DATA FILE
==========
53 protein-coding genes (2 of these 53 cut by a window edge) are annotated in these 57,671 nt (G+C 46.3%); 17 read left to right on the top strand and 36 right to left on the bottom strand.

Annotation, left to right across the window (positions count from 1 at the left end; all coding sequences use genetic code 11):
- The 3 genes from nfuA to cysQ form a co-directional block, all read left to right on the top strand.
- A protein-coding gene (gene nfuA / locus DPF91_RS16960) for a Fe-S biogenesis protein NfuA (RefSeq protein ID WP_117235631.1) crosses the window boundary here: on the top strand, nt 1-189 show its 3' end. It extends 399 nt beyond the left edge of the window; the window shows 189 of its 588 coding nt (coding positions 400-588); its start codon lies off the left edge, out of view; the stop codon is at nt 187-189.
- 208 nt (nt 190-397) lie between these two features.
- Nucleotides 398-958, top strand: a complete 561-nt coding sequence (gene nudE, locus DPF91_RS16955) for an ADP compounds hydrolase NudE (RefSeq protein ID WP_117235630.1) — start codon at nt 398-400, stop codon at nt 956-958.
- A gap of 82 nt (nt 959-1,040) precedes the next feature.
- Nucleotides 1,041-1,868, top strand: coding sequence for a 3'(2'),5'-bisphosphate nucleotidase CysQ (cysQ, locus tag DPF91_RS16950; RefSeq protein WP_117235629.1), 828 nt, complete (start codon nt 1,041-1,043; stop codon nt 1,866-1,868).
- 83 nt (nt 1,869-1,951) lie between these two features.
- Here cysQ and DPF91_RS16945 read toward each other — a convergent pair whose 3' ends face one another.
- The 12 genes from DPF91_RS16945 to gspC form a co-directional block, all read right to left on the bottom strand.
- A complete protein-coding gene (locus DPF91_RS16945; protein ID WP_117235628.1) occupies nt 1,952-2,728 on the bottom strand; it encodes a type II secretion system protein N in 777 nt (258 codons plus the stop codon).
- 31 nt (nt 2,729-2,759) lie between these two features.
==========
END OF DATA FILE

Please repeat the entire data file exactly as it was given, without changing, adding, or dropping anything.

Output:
53 protein-coding genes (2 of these 53 cut by a window edge) are annotated in these 57,671 nt (G+C 46.3%); 17 read left to right on the top strand and 36 right to left on the bottom strand.

Annotation, left to right across the window (positions count from 1 at the left end; all coding sequences use genetic code 11):
- The 3 genes from nfuA to cysQ form a co-directional block, all read left to right on the top strand.
- A protein-coding gene (gene nfuA / locus DPF91_RS16960) for a Fe-S biogenesis protein NfuA (RefSeq protein ID WP_117235631.1) crosses the window boundary here: on the top strand, nt 1-189 show its 3' end. It extends 399 nt beyond the left edge of the window; the window shows 189 of its 588 coding nt (coding positions 400-588); its start codon lies off the left edge, out of view; the stop codon is at nt 187-189.
- 208 nt (nt 190-397) lie between these two features.
- Nucleotides 398-958, top strand: a complete 561-nt coding sequence (gene nudE, locus DPF91_RS16955) for an ADP compounds hydrolase NudE (RefSeq protein ID WP_117235630.1) — start codon at nt 398-400, stop codon at nt 956-958.
- A gap of 82 nt (nt 959-1,040) precedes the next feature.
- Nucleotides 1,041-1,868, top strand: coding sequence for a 3'(2'),5'-bisphosphate nucleotidase CysQ (cysQ, locus tag DPF91_RS16950; RefSeq protein WP_117235629.1), 828 nt, complete (start codon nt 1,041-1,043; stop codon nt 1,866-1,868).
- 83 nt (nt 1,869-1,951) lie between these two features.
- Here cysQ and DPF91_RS16945 read toward each other — a convergent pair whose 3' ends face one another.
- The 12 genes from DPF91_RS16945 to gspC form a co-directional block, all read right to left on the bottom strand.
- A complete protein-coding gene (locus DPF91_RS16945; protein ID WP_117235628.1) occupies nt 1,952-2,728 on the bottom strand; it encodes a type II secretion system protein N in 777 nt (258 codons plus the stop codon).
- 31 nt (nt 2,729-2,759) lie between these two features.